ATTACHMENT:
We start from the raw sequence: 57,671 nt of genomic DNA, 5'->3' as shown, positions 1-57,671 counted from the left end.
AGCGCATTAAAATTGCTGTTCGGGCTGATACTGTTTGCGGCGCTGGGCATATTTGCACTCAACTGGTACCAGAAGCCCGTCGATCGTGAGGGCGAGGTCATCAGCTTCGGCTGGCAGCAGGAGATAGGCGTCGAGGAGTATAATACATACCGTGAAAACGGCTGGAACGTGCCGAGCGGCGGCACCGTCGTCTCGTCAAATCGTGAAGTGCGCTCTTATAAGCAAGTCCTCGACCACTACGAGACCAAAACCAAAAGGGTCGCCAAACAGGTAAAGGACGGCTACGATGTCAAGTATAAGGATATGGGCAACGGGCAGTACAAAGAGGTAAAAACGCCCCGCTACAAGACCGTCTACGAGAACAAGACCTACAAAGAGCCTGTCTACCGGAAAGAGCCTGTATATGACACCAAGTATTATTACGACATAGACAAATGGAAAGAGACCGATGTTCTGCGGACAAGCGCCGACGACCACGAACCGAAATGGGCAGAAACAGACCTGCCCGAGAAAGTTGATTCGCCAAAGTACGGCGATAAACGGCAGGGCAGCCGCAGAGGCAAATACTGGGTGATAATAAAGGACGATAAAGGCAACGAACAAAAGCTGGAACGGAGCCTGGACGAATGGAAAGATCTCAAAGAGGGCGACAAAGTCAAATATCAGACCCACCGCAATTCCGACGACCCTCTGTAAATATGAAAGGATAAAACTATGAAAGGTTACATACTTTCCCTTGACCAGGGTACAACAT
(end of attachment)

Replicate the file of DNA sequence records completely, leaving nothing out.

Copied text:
We start from the raw sequence: 57,671 nt of genomic DNA, 5'->3' as shown, positions 1-57,671 counted from the left end.
AGCGCATTAAAATTGCTGTTCGGGCTGATACTGTTTGCGGCGCTGGGCATATTTGCACTCAACTGGTACCAGAAGCCCGTCGATCGTGAGGGCGAGGTCATCAGCTTCGGCTGGCAGCAGGAGATAGGCGTCGAGGAGTATAATACATACCGTGAAAACGGCTGGAACGTGCCGAGCGGCGGCACCGTCGTCTCGTCAAATCGTGAAGTGCGCTCTTATAAGCAAGTCCTCGACCACTACGAGACCAAAACCAAAAGGGTCGCCAAACAGGTAAAGGACGGCTACGATGTCAAGTATAAGGATATGGGCAACGGGCAGTACAAAGAGGTAAAAACGCCCCGCTACAAGACCGTCTACGAGAACAAGACCTACAAAGAGCCTGTCTACCGGAAAGAGCCTGTATATGACACCAAGTATTATTACGACATAGACAAATGGAAAGAGACCGATGTTCTGCGGACAAGCGCCGACGACCACGAACCGAAATGGGCAGAAACAGACCTGCCCGAGAAAGTTGATTCGCCAAAGTACGGCGATAAACGGCAGGGCAGCCGCAGAGGCAAATACTGGGTGATAATAAAGGACGATAAAGGCAACGAACAAAAGCTGGAACGGAGCCTGGACGAATGGAAAGATCTCAAAGAGGGCGACAAAGTCAAATATCAGACCCACCGCAATTCCGACGACCCTCTGTAAATATGAAAGGATAAAACTATGAAAGGTTACATACTTTCCCTTGACCAGGGTACAACAT